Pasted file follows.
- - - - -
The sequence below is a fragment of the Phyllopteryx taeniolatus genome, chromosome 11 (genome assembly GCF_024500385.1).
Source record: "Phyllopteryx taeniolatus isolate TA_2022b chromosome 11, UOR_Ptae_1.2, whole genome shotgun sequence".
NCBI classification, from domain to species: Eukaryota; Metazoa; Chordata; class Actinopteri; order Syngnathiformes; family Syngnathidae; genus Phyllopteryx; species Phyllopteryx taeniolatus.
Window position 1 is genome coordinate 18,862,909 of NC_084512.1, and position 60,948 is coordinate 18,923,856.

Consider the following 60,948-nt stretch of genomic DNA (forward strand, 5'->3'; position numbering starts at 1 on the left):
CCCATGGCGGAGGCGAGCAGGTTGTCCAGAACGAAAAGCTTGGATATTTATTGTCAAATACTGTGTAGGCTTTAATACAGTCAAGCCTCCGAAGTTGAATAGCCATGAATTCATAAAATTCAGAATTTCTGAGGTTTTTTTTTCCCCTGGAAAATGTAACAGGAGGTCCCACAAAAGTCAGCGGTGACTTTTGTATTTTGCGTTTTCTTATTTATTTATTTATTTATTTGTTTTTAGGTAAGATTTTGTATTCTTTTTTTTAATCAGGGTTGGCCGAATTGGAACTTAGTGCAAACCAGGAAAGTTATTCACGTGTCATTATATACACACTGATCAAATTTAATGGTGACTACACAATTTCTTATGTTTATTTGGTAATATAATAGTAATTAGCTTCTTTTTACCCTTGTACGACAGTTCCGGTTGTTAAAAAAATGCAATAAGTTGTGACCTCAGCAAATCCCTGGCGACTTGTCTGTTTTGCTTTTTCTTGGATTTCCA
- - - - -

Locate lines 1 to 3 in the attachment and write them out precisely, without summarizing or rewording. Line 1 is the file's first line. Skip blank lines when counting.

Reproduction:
The sequence below is a fragment of the Phyllopteryx taeniolatus genome, chromosome 11 (genome assembly GCF_024500385.1).
Source record: "Phyllopteryx taeniolatus isolate TA_2022b chromosome 11, UOR_Ptae_1.2, whole genome shotgun sequence".
NCBI classification, from domain to species: Eukaryota; Metazoa; Chordata; class Actinopteri; order Syngnathiformes; family Syngnathidae; genus Phyllopteryx; species Phyllopteryx taeniolatus.